However, here lies the second trap of results promised.
You see, you are coming from a certain point in your life. You are starting the course with the knowledge you have. You start from ground zero.
However, it could be that you are too far away from the point in life/business where you should be for you to get results with the course.
Some course creators do state this on their sales page in the form of ‘Who this course is NOT for.’ You should read that. As it usually gives good information on whether you should even buy the course or not.
If the sales page lacks this, it’s better to ask this from the course creator than buy the course and be disappointed when you didn’t get results.
Online courses are bad if the results promised are far from the reality of you achieving what is being sold to you.
2. Shortage of information
This is very much tied to the last one. If the online course you take does not have enough information for you to succeed. Then the online course is bad.
It’s bad from the perspective that the sales page did not give enough information, whether it is suitable for you or not. It’s bad if you got the course only to realize that you are missing so many of the fundamentals of business, for example, that you will gain nothing by taking the course.
Sometimes (and I’ve seen this happen with one online course I took on blogging) the online course lacks so much information that it’s almost impossible for you to achieve results with it.
Let’s say you took a weight loss course, and while it offered you a massive amount of information on how to do train correctly and efficiently in the gym. It didn’t establish a good and healthy food diet for you. It didn’t share the information on how to rest properly or how the muscle growth works.
So for you to get the very best results, you would have to make sure that the online course offers ALL the needed elements for you to succeed and get results.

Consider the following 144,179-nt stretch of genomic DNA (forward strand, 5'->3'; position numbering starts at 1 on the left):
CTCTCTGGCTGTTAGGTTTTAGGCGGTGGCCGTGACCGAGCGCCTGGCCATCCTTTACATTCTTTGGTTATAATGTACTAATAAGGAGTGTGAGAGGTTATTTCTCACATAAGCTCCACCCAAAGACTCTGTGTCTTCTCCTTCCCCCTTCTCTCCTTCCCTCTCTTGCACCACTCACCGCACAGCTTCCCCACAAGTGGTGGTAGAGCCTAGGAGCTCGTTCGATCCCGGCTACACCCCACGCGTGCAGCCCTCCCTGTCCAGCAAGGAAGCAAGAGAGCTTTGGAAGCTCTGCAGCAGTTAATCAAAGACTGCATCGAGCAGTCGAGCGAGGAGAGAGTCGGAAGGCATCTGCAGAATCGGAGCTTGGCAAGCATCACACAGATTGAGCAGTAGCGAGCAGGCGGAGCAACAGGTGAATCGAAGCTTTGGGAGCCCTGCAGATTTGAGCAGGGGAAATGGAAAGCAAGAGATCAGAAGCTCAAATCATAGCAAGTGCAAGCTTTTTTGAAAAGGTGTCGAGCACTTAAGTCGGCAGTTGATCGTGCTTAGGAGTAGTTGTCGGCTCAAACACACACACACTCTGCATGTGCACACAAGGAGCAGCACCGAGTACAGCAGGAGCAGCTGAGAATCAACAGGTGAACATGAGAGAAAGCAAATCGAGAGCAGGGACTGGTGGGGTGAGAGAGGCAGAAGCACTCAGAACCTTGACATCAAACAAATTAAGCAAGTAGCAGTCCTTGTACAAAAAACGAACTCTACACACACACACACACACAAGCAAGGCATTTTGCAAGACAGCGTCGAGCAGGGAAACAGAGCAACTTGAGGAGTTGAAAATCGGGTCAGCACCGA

Remember beta coaching. Yet again, this is a perfect example of how the coach could have asked from you if you had eaten correctly.
Online courses usually don’t provide that sort of support for you.
But how do you know whether the online course is complete or not?
The way I see the online courses I’ve taken in the past is that the more knowledge I have and get, the more I know what the online courses lack.
It’s kind of trial and error with these things. And that is one thing that makes online courses bad.
You genuinely don’t know if you get ALL the information you need to succeed.
3. Lack of support after the purchase
As mentioned briefly before, you usually don’t get direct support from the course creator after the purchase. Online courses are created for their passiveness.
Online courses are usually created once and then sold “forever.” That is the typical way online courses are created, and thus, the holy grail of passive income.
Online courses are meant to be self-paced, which means that the course taker can consume the material as fast or as slow as possible.
The course creator never intended to take part in the learning journey. The reason for an online course to be created is precisely the freedom it gives for the creator. The creator is no longer bound to be in contact with the customer, and this frees up the time from the creator to do other things.
However, this creates the issue of students not necessarily getting results.
One trend that is currently present is that the course creator creates a Facebook group. A group dedicated to the course takers to join and discuss their troubles and shortcomings.